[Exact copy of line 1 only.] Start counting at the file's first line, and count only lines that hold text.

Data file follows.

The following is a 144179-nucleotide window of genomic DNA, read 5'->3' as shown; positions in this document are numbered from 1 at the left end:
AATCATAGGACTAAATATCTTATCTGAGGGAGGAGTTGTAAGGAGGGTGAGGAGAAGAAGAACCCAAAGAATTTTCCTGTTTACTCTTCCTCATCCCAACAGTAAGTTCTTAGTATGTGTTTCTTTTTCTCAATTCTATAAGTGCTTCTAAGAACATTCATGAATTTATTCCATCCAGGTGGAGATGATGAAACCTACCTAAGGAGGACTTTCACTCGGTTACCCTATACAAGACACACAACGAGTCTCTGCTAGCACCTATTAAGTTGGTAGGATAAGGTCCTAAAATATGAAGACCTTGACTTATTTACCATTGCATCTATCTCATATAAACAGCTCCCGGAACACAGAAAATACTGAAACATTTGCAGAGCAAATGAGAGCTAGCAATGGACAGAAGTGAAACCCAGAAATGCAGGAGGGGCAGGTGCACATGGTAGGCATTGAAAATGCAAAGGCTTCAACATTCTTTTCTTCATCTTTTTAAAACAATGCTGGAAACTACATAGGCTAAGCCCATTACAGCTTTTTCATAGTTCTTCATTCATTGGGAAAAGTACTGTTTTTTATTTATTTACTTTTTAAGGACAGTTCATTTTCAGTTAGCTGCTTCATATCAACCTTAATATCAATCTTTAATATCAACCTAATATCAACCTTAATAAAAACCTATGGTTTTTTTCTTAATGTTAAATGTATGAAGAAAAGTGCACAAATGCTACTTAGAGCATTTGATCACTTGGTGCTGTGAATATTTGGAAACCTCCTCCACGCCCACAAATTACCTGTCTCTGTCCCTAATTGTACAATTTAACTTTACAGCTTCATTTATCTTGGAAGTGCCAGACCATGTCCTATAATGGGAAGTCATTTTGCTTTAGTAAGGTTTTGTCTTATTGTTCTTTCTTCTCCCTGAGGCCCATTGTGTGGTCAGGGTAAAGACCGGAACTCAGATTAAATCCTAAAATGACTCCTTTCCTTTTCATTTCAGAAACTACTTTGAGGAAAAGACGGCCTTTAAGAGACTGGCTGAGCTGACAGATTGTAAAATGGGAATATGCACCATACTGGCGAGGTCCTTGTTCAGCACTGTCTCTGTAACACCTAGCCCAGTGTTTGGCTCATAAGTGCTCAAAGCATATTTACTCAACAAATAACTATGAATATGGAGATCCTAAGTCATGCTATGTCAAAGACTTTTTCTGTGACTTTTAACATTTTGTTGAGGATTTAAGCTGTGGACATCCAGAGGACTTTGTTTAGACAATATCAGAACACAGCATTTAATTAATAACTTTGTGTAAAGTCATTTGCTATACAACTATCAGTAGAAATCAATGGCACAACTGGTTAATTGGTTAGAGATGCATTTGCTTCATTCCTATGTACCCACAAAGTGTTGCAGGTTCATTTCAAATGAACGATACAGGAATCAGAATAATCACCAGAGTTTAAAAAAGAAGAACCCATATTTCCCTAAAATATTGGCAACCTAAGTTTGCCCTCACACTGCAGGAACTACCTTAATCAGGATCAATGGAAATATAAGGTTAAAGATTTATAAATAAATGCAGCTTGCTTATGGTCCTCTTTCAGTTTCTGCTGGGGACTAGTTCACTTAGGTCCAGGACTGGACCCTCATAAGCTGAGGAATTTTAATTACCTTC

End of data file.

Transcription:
The following is a 144179-nucleotide window of genomic DNA, read 5'->3' as shown; positions in this document are numbered from 1 at the left end: